Supreme Court says: Polluters must pay

Authored by Victoria Kubinski, Edmonton
Edited by Victoria Lee, Calgary

The Supreme Court of Canada (“SCC”) has overturned two lower court decisions in the famous “Redwater case” (Orphan Well Association v Grant Thornton Ltd. [1]). In a decision that will heavily impact the oil and gas industry, the SCC ruled oil and gas companies cannot walk away from environmental liabilities, even in the face of bankruptcy or insolvency:

Bankruptcy is not a licence to ignore rules, and insolvency professionals are bound by and must comply with valid provincial laws during bankruptcy. [2]

The Redwater case concerns a constitutional law conflict between provincial oil & gas and environmental regulations and the federal bankruptcy & insolvency regime. The relevant provincial statutes are the Environmental Protection and Enhancement Act (“EPEA”), the Oil and Gas Conservation Act (“OGCA”) and the Pipeline Act. The federal bankruptcy and insolvency regime is governed by the Bankruptcy and Insolvency Act (“BIA”).

In 2015, Grant Thornton Limited (“GTL”) was appointed as a Receiver of Redwater Energy under the BIA. During the proceedings, GTL advised the Alberta Energy Regulator (“AER”) that it would only take possession of the most productive Redwater assets and would renounce the remaining assets which included wells, facilities and pipelines. In response, the AER issued abandonment orders under the OGCA and Pipeline Act regarding the renounced assets, and later brought an application for an order to comply. GTL brought a cross-application for the court to approve their sales process to exclude the renounced assets.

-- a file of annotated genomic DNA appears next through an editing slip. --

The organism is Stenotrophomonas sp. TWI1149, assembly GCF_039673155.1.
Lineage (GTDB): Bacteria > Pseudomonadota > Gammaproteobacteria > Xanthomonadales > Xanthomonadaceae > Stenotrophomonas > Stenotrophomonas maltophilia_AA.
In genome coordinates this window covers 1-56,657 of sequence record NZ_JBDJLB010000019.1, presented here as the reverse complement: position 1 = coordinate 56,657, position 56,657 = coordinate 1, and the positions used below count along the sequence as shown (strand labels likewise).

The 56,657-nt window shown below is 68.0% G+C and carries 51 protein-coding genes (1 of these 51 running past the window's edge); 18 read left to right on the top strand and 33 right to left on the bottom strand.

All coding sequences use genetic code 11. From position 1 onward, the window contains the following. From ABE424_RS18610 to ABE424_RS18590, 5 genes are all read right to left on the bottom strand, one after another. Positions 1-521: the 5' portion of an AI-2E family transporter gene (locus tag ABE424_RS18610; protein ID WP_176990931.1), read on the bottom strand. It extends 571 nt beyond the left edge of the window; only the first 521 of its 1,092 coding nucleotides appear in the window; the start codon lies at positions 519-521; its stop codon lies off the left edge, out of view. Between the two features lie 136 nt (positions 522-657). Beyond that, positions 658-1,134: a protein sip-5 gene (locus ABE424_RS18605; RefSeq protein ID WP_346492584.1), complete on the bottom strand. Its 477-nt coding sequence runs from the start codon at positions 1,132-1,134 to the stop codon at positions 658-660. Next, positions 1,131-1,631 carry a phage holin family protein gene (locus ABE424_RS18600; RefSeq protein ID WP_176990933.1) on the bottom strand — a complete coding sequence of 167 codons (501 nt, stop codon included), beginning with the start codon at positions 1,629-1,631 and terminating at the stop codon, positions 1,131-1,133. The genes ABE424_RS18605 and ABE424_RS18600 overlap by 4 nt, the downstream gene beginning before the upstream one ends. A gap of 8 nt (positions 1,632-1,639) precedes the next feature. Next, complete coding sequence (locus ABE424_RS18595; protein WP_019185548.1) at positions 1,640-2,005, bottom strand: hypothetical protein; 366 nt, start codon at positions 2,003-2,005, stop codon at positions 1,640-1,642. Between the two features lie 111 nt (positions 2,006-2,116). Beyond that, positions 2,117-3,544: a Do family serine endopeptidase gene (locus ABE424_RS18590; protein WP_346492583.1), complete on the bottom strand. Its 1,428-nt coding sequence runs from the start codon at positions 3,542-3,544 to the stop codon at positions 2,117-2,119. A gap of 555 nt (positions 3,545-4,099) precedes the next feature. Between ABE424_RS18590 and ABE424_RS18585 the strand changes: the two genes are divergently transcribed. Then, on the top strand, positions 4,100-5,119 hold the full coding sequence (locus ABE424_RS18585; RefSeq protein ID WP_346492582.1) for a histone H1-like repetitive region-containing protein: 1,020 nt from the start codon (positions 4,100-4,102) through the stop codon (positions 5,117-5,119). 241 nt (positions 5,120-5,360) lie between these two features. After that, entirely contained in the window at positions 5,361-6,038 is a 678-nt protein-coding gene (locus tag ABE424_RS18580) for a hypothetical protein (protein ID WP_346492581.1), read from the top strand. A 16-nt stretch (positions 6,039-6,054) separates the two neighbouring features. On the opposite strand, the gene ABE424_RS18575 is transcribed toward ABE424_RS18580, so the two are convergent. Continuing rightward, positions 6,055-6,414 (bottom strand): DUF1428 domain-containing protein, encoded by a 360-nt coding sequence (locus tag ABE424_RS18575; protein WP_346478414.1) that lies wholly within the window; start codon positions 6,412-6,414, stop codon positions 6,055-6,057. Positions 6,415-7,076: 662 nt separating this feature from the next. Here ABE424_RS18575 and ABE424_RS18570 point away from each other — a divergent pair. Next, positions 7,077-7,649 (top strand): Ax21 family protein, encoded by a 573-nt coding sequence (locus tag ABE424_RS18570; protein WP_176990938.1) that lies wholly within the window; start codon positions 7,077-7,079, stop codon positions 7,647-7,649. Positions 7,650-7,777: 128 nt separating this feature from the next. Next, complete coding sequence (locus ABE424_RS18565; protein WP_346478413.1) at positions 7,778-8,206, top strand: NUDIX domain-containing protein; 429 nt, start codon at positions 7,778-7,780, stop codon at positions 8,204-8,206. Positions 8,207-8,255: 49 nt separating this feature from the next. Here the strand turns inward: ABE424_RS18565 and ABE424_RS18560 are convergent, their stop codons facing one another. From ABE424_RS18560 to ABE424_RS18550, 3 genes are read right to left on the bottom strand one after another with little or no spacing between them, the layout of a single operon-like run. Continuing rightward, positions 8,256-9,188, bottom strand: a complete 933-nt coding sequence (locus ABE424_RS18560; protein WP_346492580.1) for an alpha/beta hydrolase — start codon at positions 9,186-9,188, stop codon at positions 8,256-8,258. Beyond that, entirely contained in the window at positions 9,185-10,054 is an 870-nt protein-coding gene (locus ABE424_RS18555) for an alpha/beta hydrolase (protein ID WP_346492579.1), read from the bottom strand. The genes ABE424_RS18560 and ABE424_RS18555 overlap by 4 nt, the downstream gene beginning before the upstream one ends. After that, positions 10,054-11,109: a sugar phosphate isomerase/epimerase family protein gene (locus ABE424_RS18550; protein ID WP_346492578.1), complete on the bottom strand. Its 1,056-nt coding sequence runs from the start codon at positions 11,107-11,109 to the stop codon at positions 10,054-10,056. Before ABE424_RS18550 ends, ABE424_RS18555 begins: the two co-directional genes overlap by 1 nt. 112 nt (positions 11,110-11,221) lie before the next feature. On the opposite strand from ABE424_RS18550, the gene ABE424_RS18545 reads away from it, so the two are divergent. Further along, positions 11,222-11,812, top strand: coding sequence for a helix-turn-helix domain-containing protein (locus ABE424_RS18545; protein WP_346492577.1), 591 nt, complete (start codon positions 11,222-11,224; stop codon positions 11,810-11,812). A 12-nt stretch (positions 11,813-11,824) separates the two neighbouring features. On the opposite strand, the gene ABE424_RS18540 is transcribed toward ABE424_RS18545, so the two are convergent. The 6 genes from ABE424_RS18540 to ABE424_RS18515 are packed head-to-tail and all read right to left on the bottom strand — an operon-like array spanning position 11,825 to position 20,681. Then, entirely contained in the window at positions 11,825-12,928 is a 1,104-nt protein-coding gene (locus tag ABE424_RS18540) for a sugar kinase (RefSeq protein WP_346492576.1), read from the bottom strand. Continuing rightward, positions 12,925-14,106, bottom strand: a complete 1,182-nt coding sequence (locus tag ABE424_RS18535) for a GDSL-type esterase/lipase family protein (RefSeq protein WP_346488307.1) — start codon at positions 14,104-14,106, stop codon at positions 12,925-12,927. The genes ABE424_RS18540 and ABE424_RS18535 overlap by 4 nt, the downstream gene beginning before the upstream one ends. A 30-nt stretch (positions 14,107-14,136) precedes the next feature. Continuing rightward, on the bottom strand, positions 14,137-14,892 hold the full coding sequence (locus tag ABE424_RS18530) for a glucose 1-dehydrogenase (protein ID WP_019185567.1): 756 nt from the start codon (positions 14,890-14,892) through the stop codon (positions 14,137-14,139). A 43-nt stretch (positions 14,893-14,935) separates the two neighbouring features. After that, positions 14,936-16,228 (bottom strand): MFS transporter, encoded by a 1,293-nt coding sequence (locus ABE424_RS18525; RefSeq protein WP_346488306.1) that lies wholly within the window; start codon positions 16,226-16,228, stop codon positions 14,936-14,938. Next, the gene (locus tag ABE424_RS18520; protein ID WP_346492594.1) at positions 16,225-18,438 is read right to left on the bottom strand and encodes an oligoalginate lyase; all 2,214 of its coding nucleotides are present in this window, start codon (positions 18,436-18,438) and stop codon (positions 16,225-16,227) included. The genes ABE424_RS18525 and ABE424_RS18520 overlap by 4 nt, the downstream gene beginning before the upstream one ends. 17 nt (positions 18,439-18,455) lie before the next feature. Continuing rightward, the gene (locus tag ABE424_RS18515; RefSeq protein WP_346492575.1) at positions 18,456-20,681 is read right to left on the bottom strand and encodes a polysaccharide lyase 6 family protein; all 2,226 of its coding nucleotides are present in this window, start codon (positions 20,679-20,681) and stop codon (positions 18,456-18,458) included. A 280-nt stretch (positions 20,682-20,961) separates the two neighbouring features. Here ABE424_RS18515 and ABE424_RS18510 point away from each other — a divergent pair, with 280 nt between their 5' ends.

The Court of Queen’s Bench (“QB”) held the federal BIA prevailed over the provincial statues, the OGCA and PA. The Court found that the purpose of the BIA is to: (i) limit the liability of insolvency professionals so they would accept mandates, (ii) allow trustees to make rational economic assessments of the costs of environmental issues, and (iii) equitably distribute the debtor’s assets. The provisions of the OGCA and PA have the potential to conflict with the purpose of the BIA.

In April 2017, the Court of Appeal upheld the ABQB decision. A majority of the Court focused on a significant risk: If environmental claims were given priority over secured creditors, then lenders would be less willing to finance the oil and gas industry.

Today, the SCC ruled the AER’s use of provincial statutory powers does not conflict with the BIA. Instead, the provincial environmental obligations remain binding on the bankruptcy estate (assuming they cannot be reduced to provable claims):

…the end-of-life obligations binding on GTL are not claims provable in the Redwater bankruptcy, so they do not conflict with the general priority scheme in the BIA. This is not a mere matter of form, but of substance. Requiring Redwater to pay for abandonment before distributing value to creditors does not disrupt the priority scheme of the BIA… Thus, the BIA explicitly contemplates that environmental regulators will extract value from the bankrupt’s real property if that property is affected by an environmental condition or damage. [3]

As a result, this means provincial environmental obligations take priority over payments to creditors - most notably, lenders. A likely outcome is that financial institutions will include abandonment and reclamation obligations in their risk calculations when considering loan applications. It appears the lending risks can no longer be reallocated from banks to industry actors, such as the AER. Effectively, if an oil and gas company goes bankrupt, the lender no longer has priority over the AER, and the costs of abandonment and reclamation must be considered before the lending institution can be repaid.

Some may interpret this SCC ruling as positive news for the environment, landowners and taxpayers. However, the full impact of this decision remains to be seen. This decision will undoubtedly make it more difficult for creditors to collect amounts owed to them by defunct energy companies. As a result, lenders may be increasingly reluctant to lend to energy companies.

[1] Orphan Well Association v Grant Thornton Ltd., 2019 SCC 5.
[2] Ibid at paragraph 160.
[3] Ibid at paragraph 159.